RE: Press (printing) Options

Subject: RE: Press (printing) Options
From: mlist -at- safenet-inc -dot- com
To: "TECHWR-L" <techwr-l -at- lists -dot- techwr-l -dot- com>
Date: Tue, 5 Oct 2004 14:12:35 -0400

TechComm Dood

> Basically, in large runs (about 1000+ copies) a offset press will be
> your better cost printer. In short runs (less than 1000 copies) you're
> probably better off with a short-run or on-demand printer.

I'd raise that cut-off number.
Around 10,000 copies, offset web printing becomes really
economical for all concerned.

They'll DO just 1000 copies for you, but each copy will
cost ya. When they set up for a print run, the first few
hundred might be just the warm-up, to check alignment/register,
verify colors, etc.

That "wastage" becomes a non-issue when you are dealing
with thousands or tens-of-thousands of copies per print
run. You still get the best per-copy price. The cost for
the same page count in small quantities is generally much
higher, but you are paying for the flexibility to have
only a few copies on-hand and to change content on short

So, if you are documenting cars or consumer goods, you'll
want to look at offset. For anything to do with computers
and non-commodity technology, you are probably looking at
small-batch print-on-demand. As others have suggested, a
print broker is the person to see. They'll want to hear
numbers estimates. You'll need to know expected product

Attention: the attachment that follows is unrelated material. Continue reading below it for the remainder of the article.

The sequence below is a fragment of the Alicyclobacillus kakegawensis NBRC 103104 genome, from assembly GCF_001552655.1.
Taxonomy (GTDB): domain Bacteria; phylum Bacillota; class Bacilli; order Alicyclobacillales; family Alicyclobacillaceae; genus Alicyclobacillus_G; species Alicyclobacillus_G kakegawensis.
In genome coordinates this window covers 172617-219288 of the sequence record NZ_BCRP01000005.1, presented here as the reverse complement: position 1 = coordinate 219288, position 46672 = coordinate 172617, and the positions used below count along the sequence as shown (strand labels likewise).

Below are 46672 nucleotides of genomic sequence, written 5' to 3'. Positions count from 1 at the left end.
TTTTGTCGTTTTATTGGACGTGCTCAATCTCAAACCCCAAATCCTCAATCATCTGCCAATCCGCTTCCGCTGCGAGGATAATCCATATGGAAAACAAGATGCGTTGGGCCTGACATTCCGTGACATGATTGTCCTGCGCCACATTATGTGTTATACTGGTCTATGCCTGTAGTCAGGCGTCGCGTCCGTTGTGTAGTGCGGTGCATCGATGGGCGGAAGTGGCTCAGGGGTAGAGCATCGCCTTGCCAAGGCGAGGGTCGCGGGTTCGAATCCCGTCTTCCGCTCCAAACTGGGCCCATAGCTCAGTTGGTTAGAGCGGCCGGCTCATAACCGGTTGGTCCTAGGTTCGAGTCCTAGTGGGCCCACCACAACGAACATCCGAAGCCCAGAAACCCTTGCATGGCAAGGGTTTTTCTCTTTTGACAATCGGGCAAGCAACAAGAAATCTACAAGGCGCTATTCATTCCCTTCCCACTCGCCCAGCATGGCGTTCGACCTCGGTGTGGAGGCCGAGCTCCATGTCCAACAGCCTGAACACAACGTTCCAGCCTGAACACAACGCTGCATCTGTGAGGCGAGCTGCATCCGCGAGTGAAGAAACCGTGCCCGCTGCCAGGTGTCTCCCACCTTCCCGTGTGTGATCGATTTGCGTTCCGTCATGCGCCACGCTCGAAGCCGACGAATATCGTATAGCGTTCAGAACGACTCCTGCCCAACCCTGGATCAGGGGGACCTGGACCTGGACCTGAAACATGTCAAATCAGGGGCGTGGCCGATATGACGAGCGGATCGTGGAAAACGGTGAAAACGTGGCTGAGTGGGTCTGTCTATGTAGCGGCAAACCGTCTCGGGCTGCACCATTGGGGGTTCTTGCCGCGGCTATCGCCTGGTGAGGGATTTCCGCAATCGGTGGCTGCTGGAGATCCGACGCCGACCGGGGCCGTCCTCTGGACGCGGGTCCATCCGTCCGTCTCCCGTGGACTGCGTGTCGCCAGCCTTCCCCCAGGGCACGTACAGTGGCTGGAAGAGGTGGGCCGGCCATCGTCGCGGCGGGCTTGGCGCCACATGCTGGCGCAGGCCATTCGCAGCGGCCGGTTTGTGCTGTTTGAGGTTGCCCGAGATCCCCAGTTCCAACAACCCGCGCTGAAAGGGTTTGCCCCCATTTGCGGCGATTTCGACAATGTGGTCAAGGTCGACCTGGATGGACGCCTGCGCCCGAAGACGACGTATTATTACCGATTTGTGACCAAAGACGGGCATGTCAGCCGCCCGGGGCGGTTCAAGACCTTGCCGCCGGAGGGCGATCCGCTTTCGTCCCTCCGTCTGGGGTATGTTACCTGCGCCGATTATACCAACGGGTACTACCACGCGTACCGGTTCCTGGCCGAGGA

revision cycles, versus the numbers of each version that
will likely be sold. If your company is making something
that will be introduced and then sold in tens or hundreds
of thousands of units before the next product version, then
numbers are on your side. If it's a big-ticket product that
has a revision cycle every quarter and you only sell a few
dozen or a few hundred in that span, then you don't want
any manuals waiting on a shelf. They'll become outdated
garbage before Christmas.

There's a big jump in price between monochrome and color.
At the low-volume, laser-printer end (Docutech and such),
the color machines cost a lot more than the black-only
machines. They also use expensive, pre-cut sheet paper.
Similarly, for big offset web presses (the web is
continuous paper that is fed from giant rolls and cut
into sheets after printing), the muli-color presses are
more complex and more expensive to buy and to run.
So, the charges for printing on the color machines are
higher. Figure seven to ten times the price for a manual
with color pages versus only black'n'white pages.

Spot color (black print, plus a single color here and
there throughout) is the same cost as four-color when
done on small-batch laser equipment. That's because
laser printers make all their colors by mixing.
In other words, for print runs in the dozens or hundreds,
you want either black print only, or go nuts with full
color. There's no price point in between, thus no advantage
to using less than full color.

Spot printing becomes an economical option in offset
printing because there are two-color presses (black
plus one spot color), three-color presses (black plus
two spot colors) and so on, which are more expensive to
buy and run than single-ink presses, but much less
expensive than full-color presses that must do four,
six, or more colors in a single pass.

Kevin (Dad was a printer ... person, not device :-)


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